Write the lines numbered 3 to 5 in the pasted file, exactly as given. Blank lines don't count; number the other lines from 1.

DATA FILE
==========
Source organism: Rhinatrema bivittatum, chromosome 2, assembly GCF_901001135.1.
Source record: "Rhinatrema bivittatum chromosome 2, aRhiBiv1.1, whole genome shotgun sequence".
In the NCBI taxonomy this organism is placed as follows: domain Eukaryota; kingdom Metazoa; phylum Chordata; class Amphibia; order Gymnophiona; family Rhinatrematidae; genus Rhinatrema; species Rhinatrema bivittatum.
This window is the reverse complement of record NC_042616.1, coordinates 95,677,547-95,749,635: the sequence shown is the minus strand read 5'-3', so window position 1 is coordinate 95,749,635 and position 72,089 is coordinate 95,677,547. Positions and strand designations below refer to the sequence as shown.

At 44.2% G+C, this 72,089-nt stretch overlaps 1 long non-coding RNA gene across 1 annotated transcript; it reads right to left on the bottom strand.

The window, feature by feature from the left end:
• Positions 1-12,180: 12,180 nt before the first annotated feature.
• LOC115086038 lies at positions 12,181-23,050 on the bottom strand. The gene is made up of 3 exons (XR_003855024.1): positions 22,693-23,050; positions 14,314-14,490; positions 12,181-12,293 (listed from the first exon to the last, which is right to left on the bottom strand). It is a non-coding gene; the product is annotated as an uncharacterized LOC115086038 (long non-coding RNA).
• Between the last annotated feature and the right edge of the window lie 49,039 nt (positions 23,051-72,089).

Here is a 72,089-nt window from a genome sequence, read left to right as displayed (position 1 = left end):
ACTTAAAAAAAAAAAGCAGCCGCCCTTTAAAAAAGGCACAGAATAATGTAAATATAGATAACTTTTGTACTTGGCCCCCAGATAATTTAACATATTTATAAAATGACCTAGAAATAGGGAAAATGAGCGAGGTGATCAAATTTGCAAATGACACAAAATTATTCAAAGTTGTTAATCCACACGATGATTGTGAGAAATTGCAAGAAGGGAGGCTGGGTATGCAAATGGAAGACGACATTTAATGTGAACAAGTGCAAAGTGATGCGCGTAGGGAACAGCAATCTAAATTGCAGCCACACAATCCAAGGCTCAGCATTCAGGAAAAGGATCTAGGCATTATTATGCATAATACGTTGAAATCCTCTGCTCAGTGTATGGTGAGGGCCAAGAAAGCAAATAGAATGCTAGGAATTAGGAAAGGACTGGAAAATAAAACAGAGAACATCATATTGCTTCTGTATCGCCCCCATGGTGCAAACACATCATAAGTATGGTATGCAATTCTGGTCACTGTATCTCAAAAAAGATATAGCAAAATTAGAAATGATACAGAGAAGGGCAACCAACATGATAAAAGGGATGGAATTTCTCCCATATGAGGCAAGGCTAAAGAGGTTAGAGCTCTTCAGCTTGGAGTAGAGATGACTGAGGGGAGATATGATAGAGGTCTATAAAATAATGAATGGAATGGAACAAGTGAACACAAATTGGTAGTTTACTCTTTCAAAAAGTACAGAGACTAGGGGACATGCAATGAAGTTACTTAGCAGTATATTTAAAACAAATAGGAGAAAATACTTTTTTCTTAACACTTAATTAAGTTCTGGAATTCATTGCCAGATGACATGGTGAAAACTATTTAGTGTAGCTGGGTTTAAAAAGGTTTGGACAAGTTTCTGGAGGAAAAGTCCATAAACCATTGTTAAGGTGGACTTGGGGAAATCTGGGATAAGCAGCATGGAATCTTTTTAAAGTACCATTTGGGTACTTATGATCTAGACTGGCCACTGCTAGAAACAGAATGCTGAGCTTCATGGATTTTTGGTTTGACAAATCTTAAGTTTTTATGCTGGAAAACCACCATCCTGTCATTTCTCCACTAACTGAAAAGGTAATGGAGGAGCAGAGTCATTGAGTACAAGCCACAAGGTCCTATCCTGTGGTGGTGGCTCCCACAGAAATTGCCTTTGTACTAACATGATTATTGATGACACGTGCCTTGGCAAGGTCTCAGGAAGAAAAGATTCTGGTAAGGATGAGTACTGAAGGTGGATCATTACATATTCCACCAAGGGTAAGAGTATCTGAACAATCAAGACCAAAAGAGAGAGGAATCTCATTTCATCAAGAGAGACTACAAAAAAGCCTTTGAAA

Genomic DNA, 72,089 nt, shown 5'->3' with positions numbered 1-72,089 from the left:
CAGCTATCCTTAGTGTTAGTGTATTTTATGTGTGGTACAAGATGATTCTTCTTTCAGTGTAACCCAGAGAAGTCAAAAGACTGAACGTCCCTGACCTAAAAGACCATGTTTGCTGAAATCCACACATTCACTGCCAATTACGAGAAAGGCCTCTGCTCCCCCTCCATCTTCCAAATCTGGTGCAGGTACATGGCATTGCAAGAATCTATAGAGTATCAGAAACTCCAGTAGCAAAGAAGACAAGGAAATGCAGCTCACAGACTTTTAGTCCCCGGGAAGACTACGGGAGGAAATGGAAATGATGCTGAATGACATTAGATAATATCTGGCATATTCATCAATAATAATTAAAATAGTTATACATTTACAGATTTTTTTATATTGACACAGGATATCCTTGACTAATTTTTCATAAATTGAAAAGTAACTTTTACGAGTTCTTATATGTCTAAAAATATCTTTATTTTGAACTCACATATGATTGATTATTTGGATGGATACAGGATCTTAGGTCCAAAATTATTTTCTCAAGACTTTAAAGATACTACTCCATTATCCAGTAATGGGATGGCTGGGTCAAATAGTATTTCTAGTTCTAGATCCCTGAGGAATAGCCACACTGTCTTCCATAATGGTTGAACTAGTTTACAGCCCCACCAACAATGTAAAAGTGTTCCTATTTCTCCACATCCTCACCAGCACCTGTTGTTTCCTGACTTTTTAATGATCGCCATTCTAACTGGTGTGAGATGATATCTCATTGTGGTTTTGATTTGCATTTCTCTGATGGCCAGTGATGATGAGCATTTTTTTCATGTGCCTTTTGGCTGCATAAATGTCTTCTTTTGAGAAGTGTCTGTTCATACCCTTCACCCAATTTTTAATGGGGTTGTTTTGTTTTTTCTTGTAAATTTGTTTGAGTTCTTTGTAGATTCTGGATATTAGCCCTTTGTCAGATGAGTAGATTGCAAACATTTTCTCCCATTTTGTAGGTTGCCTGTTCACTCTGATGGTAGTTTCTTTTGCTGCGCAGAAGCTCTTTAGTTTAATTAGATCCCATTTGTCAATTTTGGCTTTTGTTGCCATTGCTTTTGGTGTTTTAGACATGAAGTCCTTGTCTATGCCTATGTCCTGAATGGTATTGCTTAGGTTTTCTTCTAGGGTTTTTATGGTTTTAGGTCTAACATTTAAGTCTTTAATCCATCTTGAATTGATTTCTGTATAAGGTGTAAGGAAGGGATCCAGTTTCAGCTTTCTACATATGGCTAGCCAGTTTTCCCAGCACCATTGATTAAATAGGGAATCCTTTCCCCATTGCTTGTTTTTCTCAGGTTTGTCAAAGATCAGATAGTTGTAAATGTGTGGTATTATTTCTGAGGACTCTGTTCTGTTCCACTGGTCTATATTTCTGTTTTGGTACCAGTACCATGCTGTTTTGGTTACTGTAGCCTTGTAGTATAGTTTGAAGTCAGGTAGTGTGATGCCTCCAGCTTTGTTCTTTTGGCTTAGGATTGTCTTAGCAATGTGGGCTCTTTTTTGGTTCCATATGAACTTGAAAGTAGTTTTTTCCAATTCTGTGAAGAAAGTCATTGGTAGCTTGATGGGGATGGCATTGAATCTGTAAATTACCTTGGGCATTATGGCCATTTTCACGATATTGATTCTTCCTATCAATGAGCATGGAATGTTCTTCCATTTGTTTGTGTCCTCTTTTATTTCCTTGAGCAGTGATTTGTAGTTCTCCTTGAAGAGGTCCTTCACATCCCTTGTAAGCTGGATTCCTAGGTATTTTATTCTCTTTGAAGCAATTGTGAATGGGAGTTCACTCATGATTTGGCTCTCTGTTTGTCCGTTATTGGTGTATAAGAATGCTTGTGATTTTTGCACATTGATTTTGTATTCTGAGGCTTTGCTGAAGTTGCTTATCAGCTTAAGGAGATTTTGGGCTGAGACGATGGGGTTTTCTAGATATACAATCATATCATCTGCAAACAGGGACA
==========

In the NCBI taxonomy this organism is placed as follows: domain Eukaryota; kingdom Metazoa; phylum Chordata; class Amphibia; order Gymnophiona; family Rhinatrematidae; genus Rhinatrema; species Rhinatrema bivittatum.
This window is the reverse complement of record NC_042616.1, coordinates 95,677,547-95,749,635: the sequence shown is the minus strand read 5'-3', so window position 1 is coordinate 95,749,635 and position 72,089 is coordinate 95,677,547. Positions and strand designations below refer to the sequence as shown.

At 44.2% G+C, this 72,089-nt stretch overlaps 1 long non-coding RNA gene across 1 annotated transcript; it reads right to left on the bottom strand.